That said, you might consider figuring out if you have clearances to do each X, Y and Z home individually, and find places on the bed where it will work and not kill anything.
Afteer that it's a case of selectively editing the gcode... chopping out the usual homes, mesh leveling and everything after the heating commands, right up till the layer it choked on.
It's always ugly though. One day I'll be compelled to figure it out better. Even just modding firmware or a chunk of hardware to monitor Z value would be very useful. No doubt the existing marlin/etc power failure code would be well on the way to that kind of thing.

I will say, though, is that everything we learn from these job-restart attempts is useful knowledge. That knowledge about G0/G1-related commands and absolute/relative modes and editing GCODE is something that we might later leverage to create something completely new.

For example, I fully intend to re-tread my Van's. I hope to print a rig to mount on the platform under my print bed, to create a probing tool and some software like they have in the CNC world to "see" the existing stock that's on the platform. Once done, I could then print plastic on the bottoms of my shoes. Can you imagine repairing your shoes with a 3D printer? I can.

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I will say, though, is that everything we learn from these job-restart

attempts is useful knowledge.

Some more info and links here:


I used to do CNC work and for safety's sake, there are many times when you just abort a job in the middle because it's starting to go rogue. Given the cost of a 4'x8' sheet of marine-grade plywood as the stock (as much as $500), you want to recover as many of the parts as you can. You get good at interpreting GCODE inline and even adjusting it on-the-fly.

That link you provided is a good one, though. That's essentially the process.

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Hey all, I just wanted to resurrect this thread. Ive been waiting a print for a few days now and had the same thing happen. Im not entirely sure what happened but I came home and the printer reset and looks like it just timed out on the layer it was on and reset. So now the layer its on is considered zero. I know the exact layer height that it is on from counting the lines from a refrence point and then back tracking through cura, but I am unable to home the prusa and obtain that datum point for the printer because one of the parts of the model actually crosses the z axis carrige. I thought about modifying the model and sinking it into the bed to the specific layer height within cura, but I have two parts to the model and would not be able to get the exact location correct. Can I use the terminal through octoprint to somehow tell my prusa where its at? or is there a software out there where I can just modify the gcode itself and shift all the layers to this new "zero" point?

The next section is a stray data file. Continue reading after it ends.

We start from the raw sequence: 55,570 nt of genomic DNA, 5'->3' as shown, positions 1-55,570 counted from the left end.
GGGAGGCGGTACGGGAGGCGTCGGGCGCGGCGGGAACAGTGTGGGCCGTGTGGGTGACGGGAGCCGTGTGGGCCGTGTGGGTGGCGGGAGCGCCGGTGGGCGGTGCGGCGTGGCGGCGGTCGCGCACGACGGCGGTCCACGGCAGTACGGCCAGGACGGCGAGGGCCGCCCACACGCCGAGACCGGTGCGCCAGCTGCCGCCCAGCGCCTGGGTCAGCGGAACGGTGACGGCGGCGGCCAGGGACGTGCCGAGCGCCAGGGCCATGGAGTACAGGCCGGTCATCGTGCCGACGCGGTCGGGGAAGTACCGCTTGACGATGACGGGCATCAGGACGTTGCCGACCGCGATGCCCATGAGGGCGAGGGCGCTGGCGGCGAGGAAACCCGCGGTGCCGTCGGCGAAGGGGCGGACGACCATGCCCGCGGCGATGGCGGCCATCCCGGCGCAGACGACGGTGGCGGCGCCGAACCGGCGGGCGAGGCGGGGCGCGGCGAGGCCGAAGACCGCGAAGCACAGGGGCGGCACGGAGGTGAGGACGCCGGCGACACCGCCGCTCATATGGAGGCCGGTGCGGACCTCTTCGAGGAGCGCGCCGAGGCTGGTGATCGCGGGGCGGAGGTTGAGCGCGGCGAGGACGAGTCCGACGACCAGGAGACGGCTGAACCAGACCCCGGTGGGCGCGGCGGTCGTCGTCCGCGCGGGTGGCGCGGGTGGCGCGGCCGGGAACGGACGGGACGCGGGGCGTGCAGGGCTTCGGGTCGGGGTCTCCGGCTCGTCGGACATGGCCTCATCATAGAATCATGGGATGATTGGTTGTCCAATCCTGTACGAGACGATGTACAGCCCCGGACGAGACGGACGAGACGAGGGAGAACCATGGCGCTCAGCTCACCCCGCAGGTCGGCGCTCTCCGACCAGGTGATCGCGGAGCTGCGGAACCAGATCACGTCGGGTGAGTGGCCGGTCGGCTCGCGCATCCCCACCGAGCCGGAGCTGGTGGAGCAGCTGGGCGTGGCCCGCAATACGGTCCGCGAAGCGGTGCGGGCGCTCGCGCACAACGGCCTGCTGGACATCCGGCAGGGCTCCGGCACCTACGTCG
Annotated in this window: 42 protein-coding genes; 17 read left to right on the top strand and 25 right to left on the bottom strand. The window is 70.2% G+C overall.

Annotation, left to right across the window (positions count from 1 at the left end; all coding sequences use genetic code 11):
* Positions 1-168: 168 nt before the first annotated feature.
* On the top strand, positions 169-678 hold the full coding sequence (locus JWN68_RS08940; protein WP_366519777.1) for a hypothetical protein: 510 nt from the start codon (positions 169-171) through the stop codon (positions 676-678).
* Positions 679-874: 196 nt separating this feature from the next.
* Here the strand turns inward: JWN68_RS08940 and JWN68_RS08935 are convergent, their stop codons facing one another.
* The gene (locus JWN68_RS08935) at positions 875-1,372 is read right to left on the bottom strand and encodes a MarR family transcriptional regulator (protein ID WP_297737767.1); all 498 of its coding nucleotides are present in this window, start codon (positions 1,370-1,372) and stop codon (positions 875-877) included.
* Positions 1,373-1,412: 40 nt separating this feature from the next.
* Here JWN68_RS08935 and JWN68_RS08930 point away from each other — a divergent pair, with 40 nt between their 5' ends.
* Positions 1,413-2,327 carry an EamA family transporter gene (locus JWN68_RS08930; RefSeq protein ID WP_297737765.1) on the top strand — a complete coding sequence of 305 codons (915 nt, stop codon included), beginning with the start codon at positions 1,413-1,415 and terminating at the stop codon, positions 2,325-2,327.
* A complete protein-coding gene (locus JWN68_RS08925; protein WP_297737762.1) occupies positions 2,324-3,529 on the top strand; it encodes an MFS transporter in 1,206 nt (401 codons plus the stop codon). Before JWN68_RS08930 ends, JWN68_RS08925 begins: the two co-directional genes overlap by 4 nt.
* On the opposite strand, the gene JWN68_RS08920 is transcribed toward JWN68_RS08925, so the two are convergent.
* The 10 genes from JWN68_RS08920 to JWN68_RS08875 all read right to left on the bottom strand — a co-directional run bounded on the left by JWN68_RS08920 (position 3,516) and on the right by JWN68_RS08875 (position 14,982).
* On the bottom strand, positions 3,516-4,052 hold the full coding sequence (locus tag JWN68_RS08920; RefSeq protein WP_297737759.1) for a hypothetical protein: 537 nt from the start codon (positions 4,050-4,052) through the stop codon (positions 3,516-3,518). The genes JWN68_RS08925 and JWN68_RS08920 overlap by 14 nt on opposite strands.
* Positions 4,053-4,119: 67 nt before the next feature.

Thanks ahead of time!

I have done this many times and always out of desperation (at least with my Robo C2 printer). Most of these resurrections were on carbon fiber—infused parts so I was many dollars into the part so I wanted to make an attempt at least.

It's crucial to determine exactly which layer it died on as part of all this. The fix involves turning off any processing of autoleveling (since that would crash into your parts). It involves being able to home the X/Y axes minimally. So you might need to raise the Z to the max and then manually do the X/Y homing command in the Terminal. It's important to go into absolute positioning mode before all this.

It's fairly involved and you'd have to know the G0/G1 commands intimately for your printer. The approach I take is to chop the gcode file so that what remains is the end of the job. You might need to completely review any startup gcode that's in the file and your own OctoPrint's startup gcode. Priming lines must be removed, for example.